Global History Seminar no. 93
Time & Date: 16:30-18:30 (JST) Friday 20 Nov 2020
Venue: Meeting ID: 881 9209 5665
Nicole CuUnjieng Aboitiz
(Clare Hall, University of Cambridge)
Philippine Asianist thought and Southeast Asian Pan-Asianist action in the "periphery" of Asia at the turn of the twentieth century
Dr. Nicole CuUnjieng Aboitiz is a Research Fellow at Clare Hall, University of Cambridge, working on global intellectual history and Southeast Asian cultural-environmental history. She holds a PhD in Southeast Asian and International History from Yale University and was previously a Postdoctoral Fellow at the Weatherhead Center for International Affairs at Harvard University. Her first book, Asian Place, Filipino Nation: A Global Intellectual History of the Philippine Revolution, 1887-1912 was published by Columbia University Press in 2020. She is the Executive Director of the Toynbee Prize Foundation, the premiere organization for global history.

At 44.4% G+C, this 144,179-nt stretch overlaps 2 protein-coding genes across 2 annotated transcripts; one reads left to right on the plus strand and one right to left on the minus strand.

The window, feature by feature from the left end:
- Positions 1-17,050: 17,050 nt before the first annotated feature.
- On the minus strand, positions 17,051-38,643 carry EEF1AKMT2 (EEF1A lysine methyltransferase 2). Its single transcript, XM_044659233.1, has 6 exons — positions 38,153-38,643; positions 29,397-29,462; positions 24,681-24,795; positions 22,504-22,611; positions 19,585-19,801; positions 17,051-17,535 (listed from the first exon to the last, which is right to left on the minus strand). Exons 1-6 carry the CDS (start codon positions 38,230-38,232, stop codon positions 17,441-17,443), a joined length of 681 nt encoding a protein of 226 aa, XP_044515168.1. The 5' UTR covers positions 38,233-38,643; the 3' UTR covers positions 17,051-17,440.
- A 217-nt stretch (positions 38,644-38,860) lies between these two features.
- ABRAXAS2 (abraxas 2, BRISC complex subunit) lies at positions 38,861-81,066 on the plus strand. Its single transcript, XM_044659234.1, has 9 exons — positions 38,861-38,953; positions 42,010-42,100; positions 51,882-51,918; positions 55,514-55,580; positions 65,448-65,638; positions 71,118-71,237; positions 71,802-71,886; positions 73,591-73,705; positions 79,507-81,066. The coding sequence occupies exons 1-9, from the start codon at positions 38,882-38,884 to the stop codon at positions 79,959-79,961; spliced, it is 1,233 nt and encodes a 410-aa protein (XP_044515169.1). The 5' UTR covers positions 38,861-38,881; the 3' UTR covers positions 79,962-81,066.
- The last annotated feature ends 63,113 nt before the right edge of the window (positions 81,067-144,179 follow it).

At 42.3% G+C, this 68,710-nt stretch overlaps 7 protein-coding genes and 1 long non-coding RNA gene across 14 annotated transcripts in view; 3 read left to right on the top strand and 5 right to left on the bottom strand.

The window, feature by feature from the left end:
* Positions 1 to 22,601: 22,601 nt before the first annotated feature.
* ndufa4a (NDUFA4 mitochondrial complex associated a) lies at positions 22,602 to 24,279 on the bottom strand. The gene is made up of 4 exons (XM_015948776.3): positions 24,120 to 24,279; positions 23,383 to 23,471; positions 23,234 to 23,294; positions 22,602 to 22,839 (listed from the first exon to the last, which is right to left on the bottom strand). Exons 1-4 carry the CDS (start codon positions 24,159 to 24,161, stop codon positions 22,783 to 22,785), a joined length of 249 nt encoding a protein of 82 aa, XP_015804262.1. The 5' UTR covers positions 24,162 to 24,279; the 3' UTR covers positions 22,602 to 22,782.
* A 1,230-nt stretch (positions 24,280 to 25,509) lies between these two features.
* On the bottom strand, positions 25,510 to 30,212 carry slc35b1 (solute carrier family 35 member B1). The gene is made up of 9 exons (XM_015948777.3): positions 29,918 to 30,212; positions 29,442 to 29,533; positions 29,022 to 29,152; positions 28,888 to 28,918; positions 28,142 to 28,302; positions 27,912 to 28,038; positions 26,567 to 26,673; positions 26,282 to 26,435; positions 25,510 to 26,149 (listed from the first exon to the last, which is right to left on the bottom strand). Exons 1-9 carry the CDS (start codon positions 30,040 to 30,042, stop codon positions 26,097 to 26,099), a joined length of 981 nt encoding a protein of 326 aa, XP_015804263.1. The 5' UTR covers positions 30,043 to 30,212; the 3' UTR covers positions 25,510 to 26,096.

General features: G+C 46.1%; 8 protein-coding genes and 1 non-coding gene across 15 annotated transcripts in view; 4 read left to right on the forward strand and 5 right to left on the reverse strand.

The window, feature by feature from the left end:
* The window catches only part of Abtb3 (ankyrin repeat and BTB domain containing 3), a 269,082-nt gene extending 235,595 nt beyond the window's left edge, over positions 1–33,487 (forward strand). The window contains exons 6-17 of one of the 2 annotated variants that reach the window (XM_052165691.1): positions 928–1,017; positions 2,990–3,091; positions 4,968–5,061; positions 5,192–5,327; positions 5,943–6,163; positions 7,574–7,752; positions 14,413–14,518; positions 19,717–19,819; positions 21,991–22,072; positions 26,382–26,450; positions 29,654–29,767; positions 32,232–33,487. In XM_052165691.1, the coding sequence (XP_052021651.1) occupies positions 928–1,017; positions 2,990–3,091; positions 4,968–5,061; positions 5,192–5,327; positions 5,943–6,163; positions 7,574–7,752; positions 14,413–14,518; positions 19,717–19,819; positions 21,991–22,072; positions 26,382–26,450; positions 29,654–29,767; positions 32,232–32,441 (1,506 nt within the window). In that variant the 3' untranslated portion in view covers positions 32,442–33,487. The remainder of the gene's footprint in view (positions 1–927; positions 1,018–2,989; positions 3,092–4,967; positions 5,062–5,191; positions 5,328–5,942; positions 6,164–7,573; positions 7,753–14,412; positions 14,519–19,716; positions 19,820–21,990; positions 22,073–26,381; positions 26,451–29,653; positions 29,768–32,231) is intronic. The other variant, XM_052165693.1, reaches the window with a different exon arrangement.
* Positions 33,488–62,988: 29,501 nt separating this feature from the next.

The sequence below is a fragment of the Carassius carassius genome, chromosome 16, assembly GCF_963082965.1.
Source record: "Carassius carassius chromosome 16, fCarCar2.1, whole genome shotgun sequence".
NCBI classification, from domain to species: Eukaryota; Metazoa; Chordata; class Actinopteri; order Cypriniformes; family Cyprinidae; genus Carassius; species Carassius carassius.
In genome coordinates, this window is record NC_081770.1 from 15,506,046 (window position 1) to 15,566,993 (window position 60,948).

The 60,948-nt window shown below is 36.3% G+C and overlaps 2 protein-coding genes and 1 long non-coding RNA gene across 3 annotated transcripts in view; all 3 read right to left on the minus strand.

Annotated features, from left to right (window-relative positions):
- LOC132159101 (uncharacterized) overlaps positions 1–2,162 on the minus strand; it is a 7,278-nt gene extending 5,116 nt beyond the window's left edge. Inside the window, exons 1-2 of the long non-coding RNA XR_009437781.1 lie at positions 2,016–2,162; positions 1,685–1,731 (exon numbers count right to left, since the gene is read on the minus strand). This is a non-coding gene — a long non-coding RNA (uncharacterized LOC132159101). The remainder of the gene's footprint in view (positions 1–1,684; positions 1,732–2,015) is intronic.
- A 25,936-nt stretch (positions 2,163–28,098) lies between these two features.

In the Philippines from 1872-1912, one sees an early instance of the transition of power that would take place in the region—from the Old World, European imperial powers to the emerging, New World, American global power and the rise of Japan. Indeed, the turn of the twentieth century was a turning point for imperial and Southeast Asian history, with imperial subjugation and incorporation hardening empires and firing local resistance across the entire region. Yet, this transnational and regional historical setting has barely been incorporated into the locally and Western-orientated historiography of the Philippine Revolution. What impact did the Revolution have in Southeast Asia, and what intellectual threads in the Philippine political discourses connected it to the corollary anti-imperial and positive political imaginings of its Asian neighbors? The important global moment of the late nineteenth century—with all the changes in technology, sovereignty, human exchange, and ideology that it wrought—is too often apprehended in Asian historiography through a bilateral framework privileging relation with the West. Asian Place, Filipino Nation charts the employment of ‘place’ in the proto-national thought and revolutionary organizing of turn-of-the-twentieth-century Filipino thinkers, and how their Pan-Asian political organizing and their constructions of the place of ‘Asia’ and of the spatial registers of race/Malayness connected them to their regional neighbors undertaking the same work. It unearths precisely what ground the Philippine nation has built itself upon intellectually, excavating its neglected cosmopolitan and transnational Asian moorings in particular, in order to reconnect modern Philippine history to that of Southeast and East Asia, from which it has been historiographically separated. It does so with an eye toward Vietnam and contemporaneous scholar-gentry Asianist political thought and organizing.
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